Let me start with one of my favorite stories from the great epic the Mahabharata. A story of faith and surrender, of destiny and divinity. This incident happened when legions of troops from all over the country were being mobilized to fight one of the bloodiest battles in the history of India. The great war of the Mahabharata between the Kauravas and the Pandavas that would last eighteen days.
The battlefield of Kurukshetra was being prepared to facilitate the movement of mammoth armies with large cavalries. Areas were marked for rival camps. Huge bundles of wood were organized to cook food for a sea of an army. Trees were being felled by elephants to clear the ground. On one such tree lived a sparrow, a mother of four young ones. As the tree was knocked down, her nest landed on the ground along with her offspring — too young to fly — miraculously unharmed.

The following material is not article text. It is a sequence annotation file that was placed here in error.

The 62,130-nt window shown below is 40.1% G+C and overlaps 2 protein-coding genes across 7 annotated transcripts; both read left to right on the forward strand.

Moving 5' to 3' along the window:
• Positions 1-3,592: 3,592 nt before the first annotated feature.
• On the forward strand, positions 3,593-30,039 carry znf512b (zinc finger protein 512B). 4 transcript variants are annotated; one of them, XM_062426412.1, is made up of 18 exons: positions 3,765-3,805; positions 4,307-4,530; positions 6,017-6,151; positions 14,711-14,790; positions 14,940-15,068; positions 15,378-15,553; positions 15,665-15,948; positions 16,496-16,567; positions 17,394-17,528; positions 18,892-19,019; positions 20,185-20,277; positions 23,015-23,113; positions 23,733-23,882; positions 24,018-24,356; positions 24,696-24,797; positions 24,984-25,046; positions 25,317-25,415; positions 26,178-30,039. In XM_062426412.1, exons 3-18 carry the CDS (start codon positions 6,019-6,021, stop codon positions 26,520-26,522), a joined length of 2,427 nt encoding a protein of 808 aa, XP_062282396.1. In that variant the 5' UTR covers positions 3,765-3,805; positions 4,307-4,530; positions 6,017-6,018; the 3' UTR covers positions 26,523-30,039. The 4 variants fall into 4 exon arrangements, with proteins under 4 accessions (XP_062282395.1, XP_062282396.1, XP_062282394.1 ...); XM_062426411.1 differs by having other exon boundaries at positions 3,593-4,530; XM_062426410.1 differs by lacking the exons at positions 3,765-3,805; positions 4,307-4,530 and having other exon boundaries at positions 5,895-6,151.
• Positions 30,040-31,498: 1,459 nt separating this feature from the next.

The vulnerable and frightened sparrow looked around for help. Just then she saw Krishna scanning the field with Arjuna. They were there to physically examine the battleground and devise a winning military strategy before the onset of the war. She flapped her tiny wings with all her might to reach Krishna’s chariot.
“Please save my children, O Krishna,” the sparrow pleaded. “They will be crushed tomorrow when this battle starts.”
“I hear you,” said He, the omniscient one, “but, I can’t interfere with the laws of Nature.”
“All I know is that you are my savior, O Lord God. I rest my children’s fate in your hands. You can kill them or you can save them, it’s up to you now.”